Some say volatility, rather than debt, is the best way to think about risk as an investor, but Warren Buffett said “volatility is far from risk.” So it can be obvious that you need to factor in debt, when you think about how risky a given stock is, because too much debt can sink a business. We notice that Textron Inc. (NYSE: TXT) has debt on its balance sheet. But the real question is whether this debt makes the business risky.
Why is debt risky?
Debt and other liabilities become risky for a business when it cannot easily meet these obligations, either with free cash flow or by raising capital at an attractive price. In the worst case scenario, a business can go bankrupt if it cannot pay its creditors. However, a more common (but still costly) situation is where a company has to issue shares at bargain prices, constantly diluting shareholders, just to strengthen its balance sheet. Of course, the advantage of debt is that it often represents cheap capital, especially when it replaces dilution in a business with the ability to reinvest at high rates of return. When we think of a business’s use of debt, we first look at cash flow and debt together.
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What is Textron’s debt?
You can click on the chart below for historical numbers, but it shows Textron had $ 4.09 billion in debt in April 2021, up from $ 5.03 billion a year earlier. However, because it has a cash reserve of US $ 1.90 billion, its net debt is lower, at around US $ 2.20 billion.
How healthy is Textron’s track record?
According to the latest published balance sheet, Textron had a liability of US $ 3.12 billion due within 12 months and a liability of US $ 6.30 billion due beyond 12 months. In return, he had US $ 1.90 billion in cash and US $ 883.0 million in receivables due within 12 months. Its liabilities are therefore $ 6.64 billion more than the combination of its cash and short-term receivables.
This deficit is not that bad as Textron is worth US $ 15.1 billion, and could therefore probably raise enough capital to consolidate its balance sheet, should the need arise. But we absolutely want to keep our eyes open for indications that its debt is too risky.
We measure a company’s indebtedness relative to its earning power by looking at its net debt divided by its earnings before interest, taxes, depreciation, and amortization (EBITDA) and calculating the ease with which its earnings before interest and taxes (EBIT ) covers its interest costs (interest coverage). In this way, we consider both the absolute quantum of the debt, as well as the interest rates paid on it.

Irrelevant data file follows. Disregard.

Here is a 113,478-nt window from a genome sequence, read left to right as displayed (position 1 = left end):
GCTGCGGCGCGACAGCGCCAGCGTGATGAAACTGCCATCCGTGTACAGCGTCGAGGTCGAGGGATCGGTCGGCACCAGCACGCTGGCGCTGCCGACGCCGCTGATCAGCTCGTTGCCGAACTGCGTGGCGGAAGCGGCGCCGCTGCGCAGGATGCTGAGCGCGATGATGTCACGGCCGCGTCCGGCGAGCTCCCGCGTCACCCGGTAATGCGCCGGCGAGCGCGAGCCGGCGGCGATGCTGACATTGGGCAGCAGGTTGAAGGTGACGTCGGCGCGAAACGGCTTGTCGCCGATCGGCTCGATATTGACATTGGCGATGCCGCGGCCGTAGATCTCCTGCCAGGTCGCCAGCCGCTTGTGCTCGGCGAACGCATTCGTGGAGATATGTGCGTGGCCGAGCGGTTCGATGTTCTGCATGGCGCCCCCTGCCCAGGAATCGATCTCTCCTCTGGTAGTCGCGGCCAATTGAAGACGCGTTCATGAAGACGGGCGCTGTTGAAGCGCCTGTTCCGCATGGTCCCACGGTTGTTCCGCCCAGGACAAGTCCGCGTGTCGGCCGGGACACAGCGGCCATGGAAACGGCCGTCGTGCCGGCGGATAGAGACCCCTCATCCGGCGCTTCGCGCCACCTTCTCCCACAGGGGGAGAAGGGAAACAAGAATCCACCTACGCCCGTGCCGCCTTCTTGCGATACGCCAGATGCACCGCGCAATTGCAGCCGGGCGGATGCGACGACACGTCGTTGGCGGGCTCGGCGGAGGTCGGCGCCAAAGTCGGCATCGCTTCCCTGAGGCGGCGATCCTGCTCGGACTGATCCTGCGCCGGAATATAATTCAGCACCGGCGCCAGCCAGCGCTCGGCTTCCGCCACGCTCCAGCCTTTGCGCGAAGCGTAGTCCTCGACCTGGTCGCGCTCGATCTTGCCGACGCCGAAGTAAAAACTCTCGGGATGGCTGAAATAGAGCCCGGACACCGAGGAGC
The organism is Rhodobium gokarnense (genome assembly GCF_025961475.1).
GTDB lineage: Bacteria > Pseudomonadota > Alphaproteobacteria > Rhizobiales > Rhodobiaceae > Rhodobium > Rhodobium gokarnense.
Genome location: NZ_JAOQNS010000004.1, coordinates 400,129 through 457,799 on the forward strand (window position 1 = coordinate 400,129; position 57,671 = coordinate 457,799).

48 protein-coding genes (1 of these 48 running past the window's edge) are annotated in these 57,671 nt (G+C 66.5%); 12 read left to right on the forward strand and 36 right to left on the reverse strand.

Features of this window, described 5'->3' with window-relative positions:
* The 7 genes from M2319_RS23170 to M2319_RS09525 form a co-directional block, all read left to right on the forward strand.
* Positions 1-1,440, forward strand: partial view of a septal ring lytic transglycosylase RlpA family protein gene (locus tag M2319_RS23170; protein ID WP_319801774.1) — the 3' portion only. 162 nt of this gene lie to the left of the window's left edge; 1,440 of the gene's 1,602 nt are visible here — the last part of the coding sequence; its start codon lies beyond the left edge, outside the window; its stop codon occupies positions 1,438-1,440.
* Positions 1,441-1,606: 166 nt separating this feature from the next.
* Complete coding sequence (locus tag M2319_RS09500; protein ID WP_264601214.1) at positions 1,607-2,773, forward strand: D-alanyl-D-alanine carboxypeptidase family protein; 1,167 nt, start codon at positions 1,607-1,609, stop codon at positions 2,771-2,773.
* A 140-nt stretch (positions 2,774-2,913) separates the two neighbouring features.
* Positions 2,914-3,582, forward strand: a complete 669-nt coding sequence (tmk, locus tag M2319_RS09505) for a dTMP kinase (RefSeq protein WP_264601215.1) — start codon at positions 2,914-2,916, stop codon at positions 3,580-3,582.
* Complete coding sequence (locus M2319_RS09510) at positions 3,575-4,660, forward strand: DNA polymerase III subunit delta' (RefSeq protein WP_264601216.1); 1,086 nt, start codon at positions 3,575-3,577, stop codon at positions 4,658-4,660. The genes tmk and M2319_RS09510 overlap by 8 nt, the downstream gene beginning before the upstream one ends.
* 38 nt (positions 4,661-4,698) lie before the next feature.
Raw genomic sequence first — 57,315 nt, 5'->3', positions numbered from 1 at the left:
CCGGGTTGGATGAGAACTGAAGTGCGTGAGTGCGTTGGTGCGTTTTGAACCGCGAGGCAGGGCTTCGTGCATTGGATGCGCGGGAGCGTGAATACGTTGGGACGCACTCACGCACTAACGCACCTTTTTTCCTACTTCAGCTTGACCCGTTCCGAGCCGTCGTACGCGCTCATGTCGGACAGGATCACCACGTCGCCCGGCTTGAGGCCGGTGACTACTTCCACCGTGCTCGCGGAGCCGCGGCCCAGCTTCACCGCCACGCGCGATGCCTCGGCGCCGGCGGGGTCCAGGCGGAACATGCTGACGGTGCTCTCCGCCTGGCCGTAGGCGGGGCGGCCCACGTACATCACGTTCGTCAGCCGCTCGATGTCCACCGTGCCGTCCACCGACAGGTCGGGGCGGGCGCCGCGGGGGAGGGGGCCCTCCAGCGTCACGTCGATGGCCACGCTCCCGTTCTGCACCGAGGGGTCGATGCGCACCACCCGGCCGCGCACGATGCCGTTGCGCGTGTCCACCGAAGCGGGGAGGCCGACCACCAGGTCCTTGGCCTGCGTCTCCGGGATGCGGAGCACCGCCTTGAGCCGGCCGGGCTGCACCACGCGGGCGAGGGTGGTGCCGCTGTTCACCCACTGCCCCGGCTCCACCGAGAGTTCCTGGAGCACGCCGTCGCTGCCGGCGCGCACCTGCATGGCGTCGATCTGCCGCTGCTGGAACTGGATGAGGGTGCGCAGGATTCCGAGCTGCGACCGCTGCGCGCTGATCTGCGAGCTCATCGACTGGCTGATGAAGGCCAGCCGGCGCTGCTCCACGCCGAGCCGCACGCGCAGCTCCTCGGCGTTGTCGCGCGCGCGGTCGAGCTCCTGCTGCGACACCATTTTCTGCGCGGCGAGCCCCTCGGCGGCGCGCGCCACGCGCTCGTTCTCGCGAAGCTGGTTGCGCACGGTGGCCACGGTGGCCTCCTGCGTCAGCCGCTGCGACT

Textron’s net debt stands at a very reasonable 2.0 times its EBITDA, while its EBIT covered its interest expense only 4.8 times last year. While these numbers do not alarm us, it should be noted that the cost of the company’s debt does have a real impact. Shareholders should know that Textron’s EBIT fell 33% last year. If this earnings trend continues, paying off debt will be about as easy as raising cats on a roller coaster. The balance sheet is clearly the area to focus on when analyzing debt. But it is future profits, more than anything, that will determine Textron’s ability to maintain a healthy balance sheet in the future. So if you are focused on the future you can check out this free report showing analysts’ earnings forecasts.
Finally, a business needs free cash flow to pay off debt; accounting profits do not reduce it. We must therefore clearly consider whether this EBIT leads to a corresponding free cash flow. Over the past three years, Textron has produced strong free cash flow equivalent to 74% of its EBIT, which we expected. This free cash flow puts the business in a good position to pay off debt, if any.
Our point of view
Textron’s struggle to increase its EBIT made us question the strength of its balance sheet, but the other data points we considered were relatively profitable. For example, his conversion from EBIT to free cash flow was refreshing. In view of all the angles mentioned above, it seems to us that Textron is a somewhat risky investment because of its debt. Not all risks are bad, as they can increase stock returns if they pay off, but this risk of leverage is worth considering. When analyzing debt levels, the balance sheet is the obvious starting point. But at the end of the day, every business can contain risks that exist off the balance sheet. Note that Textron shows 4 warning signs in our investment analysis , you should know …
If, after all of this, you’re more interested in a fast-growing company with a rock-solid balance sheet, then take a quick look at our list of cash-growing stocks.
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